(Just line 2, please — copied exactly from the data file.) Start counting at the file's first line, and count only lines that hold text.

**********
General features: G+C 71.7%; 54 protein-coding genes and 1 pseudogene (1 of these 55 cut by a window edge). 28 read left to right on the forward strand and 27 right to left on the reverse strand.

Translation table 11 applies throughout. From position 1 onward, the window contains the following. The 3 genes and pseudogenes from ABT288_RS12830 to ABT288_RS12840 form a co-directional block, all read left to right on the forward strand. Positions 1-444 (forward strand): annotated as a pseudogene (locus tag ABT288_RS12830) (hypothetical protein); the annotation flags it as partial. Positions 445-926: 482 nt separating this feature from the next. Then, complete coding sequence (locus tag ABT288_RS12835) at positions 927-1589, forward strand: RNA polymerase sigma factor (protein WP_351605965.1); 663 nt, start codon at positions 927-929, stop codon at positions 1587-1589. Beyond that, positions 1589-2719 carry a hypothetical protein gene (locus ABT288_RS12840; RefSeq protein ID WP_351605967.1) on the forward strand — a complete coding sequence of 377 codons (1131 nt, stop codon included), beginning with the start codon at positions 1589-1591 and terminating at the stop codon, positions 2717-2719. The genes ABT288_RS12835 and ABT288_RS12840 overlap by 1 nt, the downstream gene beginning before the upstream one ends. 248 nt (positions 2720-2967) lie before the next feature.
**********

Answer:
Translation table 11 applies throughout. From position 1 onward, the window contains the following. The 3 genes and pseudogenes from ABT288_RS12830 to ABT288_RS12840 form a co-directional block, all read left to right on the forward strand. Positions 1-444 (forward strand): annotated as a pseudogene (locus tag ABT288_RS12830) (hypothetical protein); the annotation flags it as partial. Positions 445-926: 482 nt separating this feature from the next. Then, complete coding sequence (locus tag ABT288_RS12835) at positions 927-1589, forward strand: RNA polymerase sigma factor (protein WP_351605965.1); 663 nt, start codon at positions 927-929, stop codon at positions 1587-1589. Beyond that, positions 1589-2719 carry a hypothetical protein gene (locus ABT288_RS12840; RefSeq protein ID WP_351605967.1) on the forward strand — a complete coding sequence of 377 codons (1131 nt, stop codon included), beginning with the start codon at positions 1589-1591 and terminating at the stop codon, positions 2717-2719. The genes ABT288_RS12835 and ABT288_RS12840 overlap by 1 nt, the downstream gene beginning before the upstream one ends. 248 nt (positions 2720-2967) lie before the next feature.